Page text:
The comments he made indicated that even though he was a long-time reader he apparently thought that in a number of my articles I was making a case for FirstNet as the only network for public safety. This is what surprised me. I have, for many, many years, said that FirstNet and LMR (and WiFi) will work in concert with each other and that LMR has a long life left within the public safety community. In the most recent hurricanes, both LMR and FirstNet were up and running and where one was not, the other was. So, to be very clear, my vision of public safety going forward is robust and up-to-date NG9-1-1 systems, LMR, FirstNet, and WiFi where available. I believe this will provide the best of all worlds.

As I mentioned last week, we need to concentrate on what public safety needs, not what some engineers and elected officials think they need. We need to blend LMR and FirstNet by finding an inexpensive way to tie them together on a full-time or as-needed basis. We need to be able to use backhaul for NG9-1-1, LMR, and FirstNet to tie things together while at the same time making sure they can also function as standalone networks.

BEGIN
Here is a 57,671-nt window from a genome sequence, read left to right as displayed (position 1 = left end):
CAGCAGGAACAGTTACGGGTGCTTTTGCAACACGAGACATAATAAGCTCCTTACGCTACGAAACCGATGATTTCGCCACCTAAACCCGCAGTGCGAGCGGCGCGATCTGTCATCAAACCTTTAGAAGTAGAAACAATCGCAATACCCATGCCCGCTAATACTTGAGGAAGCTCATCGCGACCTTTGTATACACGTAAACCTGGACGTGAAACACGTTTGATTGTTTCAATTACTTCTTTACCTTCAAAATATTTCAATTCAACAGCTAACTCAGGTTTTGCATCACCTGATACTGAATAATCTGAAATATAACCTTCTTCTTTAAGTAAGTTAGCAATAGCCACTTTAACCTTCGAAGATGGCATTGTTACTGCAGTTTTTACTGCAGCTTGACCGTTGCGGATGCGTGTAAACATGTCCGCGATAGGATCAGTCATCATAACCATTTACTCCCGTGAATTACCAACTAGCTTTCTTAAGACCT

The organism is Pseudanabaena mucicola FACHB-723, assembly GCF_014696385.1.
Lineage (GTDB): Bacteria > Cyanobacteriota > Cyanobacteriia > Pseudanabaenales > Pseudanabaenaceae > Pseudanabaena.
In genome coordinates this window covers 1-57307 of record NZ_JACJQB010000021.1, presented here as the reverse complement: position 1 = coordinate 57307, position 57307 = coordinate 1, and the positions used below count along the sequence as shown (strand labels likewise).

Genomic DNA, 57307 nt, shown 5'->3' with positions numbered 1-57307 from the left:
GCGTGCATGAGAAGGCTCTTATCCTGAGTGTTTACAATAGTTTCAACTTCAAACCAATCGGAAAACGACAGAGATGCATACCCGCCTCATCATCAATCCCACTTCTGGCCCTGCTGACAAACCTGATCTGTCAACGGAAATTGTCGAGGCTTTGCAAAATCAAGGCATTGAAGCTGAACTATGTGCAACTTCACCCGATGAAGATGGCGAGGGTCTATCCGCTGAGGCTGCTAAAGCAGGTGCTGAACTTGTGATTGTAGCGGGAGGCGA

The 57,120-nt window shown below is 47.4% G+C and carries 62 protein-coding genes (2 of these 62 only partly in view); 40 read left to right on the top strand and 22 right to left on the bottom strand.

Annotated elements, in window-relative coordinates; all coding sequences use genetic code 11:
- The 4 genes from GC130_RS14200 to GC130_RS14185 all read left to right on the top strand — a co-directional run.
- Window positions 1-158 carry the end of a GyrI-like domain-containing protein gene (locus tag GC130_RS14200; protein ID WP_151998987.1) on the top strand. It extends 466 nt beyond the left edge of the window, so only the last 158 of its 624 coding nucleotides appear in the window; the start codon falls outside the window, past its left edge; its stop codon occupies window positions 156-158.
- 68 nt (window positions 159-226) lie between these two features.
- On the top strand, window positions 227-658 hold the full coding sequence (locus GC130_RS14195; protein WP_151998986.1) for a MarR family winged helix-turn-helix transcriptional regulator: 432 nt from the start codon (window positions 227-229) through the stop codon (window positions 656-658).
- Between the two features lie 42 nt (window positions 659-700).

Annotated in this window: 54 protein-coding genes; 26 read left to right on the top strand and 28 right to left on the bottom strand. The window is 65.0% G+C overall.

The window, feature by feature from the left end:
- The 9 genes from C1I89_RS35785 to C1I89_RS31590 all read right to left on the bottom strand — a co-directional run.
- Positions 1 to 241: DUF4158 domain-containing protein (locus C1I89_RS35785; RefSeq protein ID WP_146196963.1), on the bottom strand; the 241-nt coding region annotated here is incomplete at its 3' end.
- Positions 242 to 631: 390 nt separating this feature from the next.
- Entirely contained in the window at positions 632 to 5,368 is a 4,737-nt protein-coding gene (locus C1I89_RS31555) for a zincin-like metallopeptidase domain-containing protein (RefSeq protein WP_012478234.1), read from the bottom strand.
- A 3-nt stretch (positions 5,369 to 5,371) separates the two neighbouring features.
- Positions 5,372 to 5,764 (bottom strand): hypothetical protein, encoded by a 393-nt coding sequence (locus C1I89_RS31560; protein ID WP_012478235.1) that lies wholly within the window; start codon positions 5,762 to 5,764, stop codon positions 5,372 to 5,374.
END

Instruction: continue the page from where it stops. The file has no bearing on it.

I am a believer in FirstNet. As many of you know, I have dedicated ten+ years of my life to FirstNet and will continue to push and prod as it is built, as new devices and new applications are brought online, and as we finally find ways to provide bridges between LMR and FirstNet. There are those—most whom have never been on an incident, with an EMS crew, or in a patrol car on a Friday night—who see the work being done by the 3GPP standards body when it comes to mission-critical voice and Proximity Services (ProSe) off-network voice that believe LMR will no longer be needed once these standards are implemented and the networks have multi-cast capabilities.